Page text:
Agency: European Commission | Branch: H2020 | Program: MSCA-RISE | Phase: MSCA-RISE-2014 | Award Amount: 571.50K | Year: 2015
DiasporaLink is a 4-year exchange program between 24 universities and research institutes representing EU, the Americas, Africa and Australia and will investigate, evaluate and facilitate transnational diaspora entrepreneurship, TDE as driver of development and wealth creation in countries of origin and residence. The partners in DiasporaLink have together a unique possibility to have a substantial impact on a global, European and national level targeting different groups and stakeholders: The international research community Institutions and policy makers in the social, economic and development field Diaspora organizations and communities Media and press This is underlined by the specific network of the partners GEM Global Entrepreneurship Monitor IMISCOE International Migration, Integration, Social Cohesion International Council for Small Businesses Swedish TDE network Core tasks are: Structure research on diaspora cross-border entrepreneurship in migration corridors Create awareness among policy and decision makers of the potential of TDE through publications and a web-site Build a IT-curricula for transnational entrepreneurship within and outside the universities Build an ICT-platform for internal communication and for transnational team building The exchange of staff is built around research in common WPs and around regular and touring workshops both internal and external. The objective is to create a global, extended university network with the mission to monitor the entrepreneurship in migration corridors, define obstacles and support the corridor stakeholders with information and tuition. Essential is close contacts with diaspora entrepreneurs and diaspora organizations are systematically approached through workshops and media, for involving diaspora organizations as active partners.
Agency: European Commission | Branch: H2020 | Program: CSA | Phase: EE-07-2014 | Award Amount: 1.98M | Year: 2015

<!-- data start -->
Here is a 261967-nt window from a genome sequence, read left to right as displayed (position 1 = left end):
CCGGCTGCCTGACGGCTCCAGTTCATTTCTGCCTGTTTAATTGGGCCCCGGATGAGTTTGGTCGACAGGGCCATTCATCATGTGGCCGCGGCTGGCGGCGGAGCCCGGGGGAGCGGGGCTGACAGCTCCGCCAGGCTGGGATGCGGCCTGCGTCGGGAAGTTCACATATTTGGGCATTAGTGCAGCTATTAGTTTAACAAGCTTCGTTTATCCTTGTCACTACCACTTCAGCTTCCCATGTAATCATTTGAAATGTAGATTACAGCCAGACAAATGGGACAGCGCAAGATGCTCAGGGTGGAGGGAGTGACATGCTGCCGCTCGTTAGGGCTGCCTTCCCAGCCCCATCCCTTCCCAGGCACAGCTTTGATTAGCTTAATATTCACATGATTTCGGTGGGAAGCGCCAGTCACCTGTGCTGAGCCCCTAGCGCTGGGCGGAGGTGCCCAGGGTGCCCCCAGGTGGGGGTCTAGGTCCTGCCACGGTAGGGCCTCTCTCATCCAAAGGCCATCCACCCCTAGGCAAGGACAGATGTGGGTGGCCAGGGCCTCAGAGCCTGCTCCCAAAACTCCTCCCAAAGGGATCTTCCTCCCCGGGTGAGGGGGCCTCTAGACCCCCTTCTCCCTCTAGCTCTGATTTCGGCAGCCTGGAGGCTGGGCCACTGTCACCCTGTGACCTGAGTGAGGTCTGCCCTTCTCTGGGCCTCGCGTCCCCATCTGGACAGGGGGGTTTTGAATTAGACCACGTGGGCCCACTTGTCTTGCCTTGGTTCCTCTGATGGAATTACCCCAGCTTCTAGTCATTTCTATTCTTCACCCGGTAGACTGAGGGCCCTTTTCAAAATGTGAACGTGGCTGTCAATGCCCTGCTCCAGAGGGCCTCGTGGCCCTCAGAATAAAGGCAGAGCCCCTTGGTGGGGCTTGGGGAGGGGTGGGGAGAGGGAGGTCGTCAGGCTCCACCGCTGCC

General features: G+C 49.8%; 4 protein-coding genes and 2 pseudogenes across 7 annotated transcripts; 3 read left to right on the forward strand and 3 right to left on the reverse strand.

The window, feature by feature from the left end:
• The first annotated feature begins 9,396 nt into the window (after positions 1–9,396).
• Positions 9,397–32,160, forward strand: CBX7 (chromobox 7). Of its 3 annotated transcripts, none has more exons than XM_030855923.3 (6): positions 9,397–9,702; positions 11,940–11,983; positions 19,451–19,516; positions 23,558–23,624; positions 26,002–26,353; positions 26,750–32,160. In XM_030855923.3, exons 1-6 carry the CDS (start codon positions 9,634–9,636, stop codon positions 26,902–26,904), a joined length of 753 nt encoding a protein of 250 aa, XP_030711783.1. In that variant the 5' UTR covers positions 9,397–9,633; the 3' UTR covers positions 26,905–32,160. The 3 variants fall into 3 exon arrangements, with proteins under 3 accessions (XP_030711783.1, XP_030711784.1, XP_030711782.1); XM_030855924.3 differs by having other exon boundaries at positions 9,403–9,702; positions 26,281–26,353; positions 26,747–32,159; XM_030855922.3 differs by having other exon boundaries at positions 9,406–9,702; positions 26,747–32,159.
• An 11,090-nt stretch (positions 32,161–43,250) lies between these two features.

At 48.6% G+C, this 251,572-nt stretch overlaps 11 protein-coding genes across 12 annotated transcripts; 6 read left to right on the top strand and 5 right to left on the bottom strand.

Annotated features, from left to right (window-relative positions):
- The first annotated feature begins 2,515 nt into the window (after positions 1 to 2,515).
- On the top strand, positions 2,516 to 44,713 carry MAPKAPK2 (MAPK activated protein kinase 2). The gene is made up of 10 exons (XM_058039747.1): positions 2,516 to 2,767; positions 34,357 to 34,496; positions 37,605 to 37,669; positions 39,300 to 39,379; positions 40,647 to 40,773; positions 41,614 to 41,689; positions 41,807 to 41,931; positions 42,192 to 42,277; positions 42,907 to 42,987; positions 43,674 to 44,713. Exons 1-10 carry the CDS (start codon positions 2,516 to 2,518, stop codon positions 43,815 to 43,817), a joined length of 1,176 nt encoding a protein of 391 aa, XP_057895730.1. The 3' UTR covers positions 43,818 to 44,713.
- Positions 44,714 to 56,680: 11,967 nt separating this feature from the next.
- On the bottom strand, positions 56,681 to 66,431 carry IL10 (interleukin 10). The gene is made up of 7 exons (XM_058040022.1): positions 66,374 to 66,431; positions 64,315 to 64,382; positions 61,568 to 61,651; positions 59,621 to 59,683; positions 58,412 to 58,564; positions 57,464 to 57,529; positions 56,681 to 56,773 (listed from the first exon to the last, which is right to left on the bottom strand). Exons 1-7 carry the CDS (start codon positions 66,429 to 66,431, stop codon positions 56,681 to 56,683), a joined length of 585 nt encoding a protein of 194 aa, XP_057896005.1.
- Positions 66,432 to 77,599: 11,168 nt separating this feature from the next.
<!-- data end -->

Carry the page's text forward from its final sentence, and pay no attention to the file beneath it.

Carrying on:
MultEE aims to improve the ease and quality of energy efficiency (EE) policy planning and implementation in the projects partner countries and beyond, addressing the challenges of evidence-based policy-making in a multi-level governance setting. It contributes to making EE and sustainable energy planning vertically consistent between the national, regional and local level, to facilitating horizontal coordination between policy levels and to improving the quality of monitoring energy efficiency. The project pursues a two-faceted, yet integrated, approach in order to reach this objective: (1) building on a mapping of European best practices and experience from a pilot project carried out by the lead partner, country-specific solutions for effective monitoring and verification (M&V) based on bottom-up data will be developed and their implementation supported; (2) the implementation of innovative M&V schemes will be facilitated via coordination mechanisms developed and introduced together with the partners, aimed at spurring on exchange and cooperation between policy levels. The project pays particular attention to providing opportunities for peer learning between old and new EU Members States and neighbouring countries from Southeast Europe to partner countries from the EU and its South-Eastern neighbourhood as well as to disseminating results beyond partner countries and to other policy areas. One of the specificities of multEE is that its activities target the interplay between administrative levels rather than focusing on a single one of them. Particular focus will be put on capacity-building for the entities and officials involved with EE planning in the partner countries. MultEE will be put in practice by experienced partners within a strong consortium led by GIZ, drawing upon solid experience and a well-established network of contacts to ensure dissemination and high impacts within and beyond the project.